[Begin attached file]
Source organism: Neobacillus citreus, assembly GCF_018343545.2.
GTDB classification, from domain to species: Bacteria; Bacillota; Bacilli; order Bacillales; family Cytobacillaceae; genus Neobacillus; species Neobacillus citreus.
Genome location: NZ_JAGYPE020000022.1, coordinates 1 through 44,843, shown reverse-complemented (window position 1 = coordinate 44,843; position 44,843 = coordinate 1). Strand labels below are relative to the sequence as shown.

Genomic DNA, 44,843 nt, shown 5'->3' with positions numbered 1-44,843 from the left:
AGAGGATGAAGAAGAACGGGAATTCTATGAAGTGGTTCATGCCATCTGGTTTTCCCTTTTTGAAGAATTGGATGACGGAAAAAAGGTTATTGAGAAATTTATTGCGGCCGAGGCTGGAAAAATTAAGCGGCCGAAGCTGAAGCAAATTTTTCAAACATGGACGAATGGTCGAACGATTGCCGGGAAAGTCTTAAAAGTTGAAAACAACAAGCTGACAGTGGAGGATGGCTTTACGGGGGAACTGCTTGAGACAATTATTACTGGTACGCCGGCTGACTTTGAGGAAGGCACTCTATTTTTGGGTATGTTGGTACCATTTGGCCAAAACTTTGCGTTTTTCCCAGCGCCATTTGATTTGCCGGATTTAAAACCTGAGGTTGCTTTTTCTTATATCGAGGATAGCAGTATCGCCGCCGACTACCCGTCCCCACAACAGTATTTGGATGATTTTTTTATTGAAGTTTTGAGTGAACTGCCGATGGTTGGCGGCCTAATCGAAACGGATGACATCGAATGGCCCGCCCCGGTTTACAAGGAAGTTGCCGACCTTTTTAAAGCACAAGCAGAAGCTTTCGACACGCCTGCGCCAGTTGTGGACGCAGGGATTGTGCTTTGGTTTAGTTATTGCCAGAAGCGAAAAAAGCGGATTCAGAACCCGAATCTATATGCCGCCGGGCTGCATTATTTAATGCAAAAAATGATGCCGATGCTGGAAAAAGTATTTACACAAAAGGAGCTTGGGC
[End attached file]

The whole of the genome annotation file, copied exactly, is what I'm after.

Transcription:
Source organism: Neobacillus citreus, assembly GCF_018343545.2.
GTDB classification, from domain to species: Bacteria; Bacillota; Bacilli; order Bacillales; family Cytobacillaceae; genus Neobacillus; species Neobacillus citreus.
Genome location: NZ_JAGYPE020000022.1, coordinates 1 through 44,843, shown reverse-complemented (window position 1 = coordinate 44,843; position 44,843 = coordinate 1). Strand labels below are relative to the sequence as shown.

Genomic DNA, 44,843 nt, shown 5'->3' with positions numbered 1-44,843 from the left:
AGAGGATGAAGAAGAACGGGAATTCTATGAAGTGGTTCATGCCATCTGGTTTTCCCTTTTTGAAGAATTGGATGACGGAAAAAAGGTTATTGAGAAATTTATTGCGGCCGAGGCTGGAAAAATTAAGCGGCCGAAGCTGAAGCAAATTTTTCAAACATGGACGAATGGTCGAACGATTGCCGGGAAAGTCTTAAAAGTTGAAAACAACAAGCTGACAGTGGAGGATGGCTTTACGGGGGAACTGCTTGAGACAATTATTACTGGTACGCCGGCTGACTTTGAGGAAGGCACTCTATTTTTGGGTATGTTGGTACCATTTGGCCAAAACTTTGCGTTTTTCCCAGCGCCATTTGATTTGCCGGATTTAAAACCTGAGGTTGCTTTTTCTTATATCGAGGATAGCAGTATCGCCGCCGACTACCCGTCCCCACAACAGTATTTGGATGATTTTTTTATTGAAGTTTTGAGTGAACTGCCGATGGTTGGCGGCCTAATCGAAACGGATGACATCGAATGGCCCGCCCCGGTTTACAAGGAAGTTGCCGACCTTTTTAAAGCACAAGCAGAAGCTTTCGACACGCCTGCGCCAGTTGTGGACGCAGGGATTGTGCTTTGGTTTAGTTATTGCCAGAAGCGAAAAAAGCGGATTCAGAACCCGAATCTATATGCCGCCGGGCTGCATTATTTAATGCAAAAAATGATGCCGATGCTGGAAAAAGTATTTACACAAAAGGAGCTTGGGC